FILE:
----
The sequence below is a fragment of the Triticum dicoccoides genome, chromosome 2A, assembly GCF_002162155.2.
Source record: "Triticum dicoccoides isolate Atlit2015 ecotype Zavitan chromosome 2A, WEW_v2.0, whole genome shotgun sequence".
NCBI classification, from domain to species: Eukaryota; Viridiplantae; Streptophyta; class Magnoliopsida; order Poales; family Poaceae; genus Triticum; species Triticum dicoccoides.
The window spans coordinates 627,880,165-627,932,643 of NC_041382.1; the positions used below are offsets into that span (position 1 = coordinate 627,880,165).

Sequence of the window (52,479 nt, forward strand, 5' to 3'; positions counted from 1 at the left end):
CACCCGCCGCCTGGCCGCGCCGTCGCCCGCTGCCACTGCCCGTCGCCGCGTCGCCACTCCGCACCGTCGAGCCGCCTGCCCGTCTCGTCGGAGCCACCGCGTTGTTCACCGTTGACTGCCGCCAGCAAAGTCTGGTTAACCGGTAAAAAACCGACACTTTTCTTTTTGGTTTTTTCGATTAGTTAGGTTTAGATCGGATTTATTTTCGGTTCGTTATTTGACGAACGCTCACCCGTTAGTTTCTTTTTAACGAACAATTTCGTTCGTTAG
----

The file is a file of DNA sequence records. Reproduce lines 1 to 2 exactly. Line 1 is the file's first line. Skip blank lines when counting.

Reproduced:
The sequence below is a fragment of the Triticum dicoccoides genome, chromosome 2A, assembly GCF_002162155.2.
Source record: "Triticum dicoccoides isolate Atlit2015 ecotype Zavitan chromosome 2A, WEW_v2.0, whole genome shotgun sequence".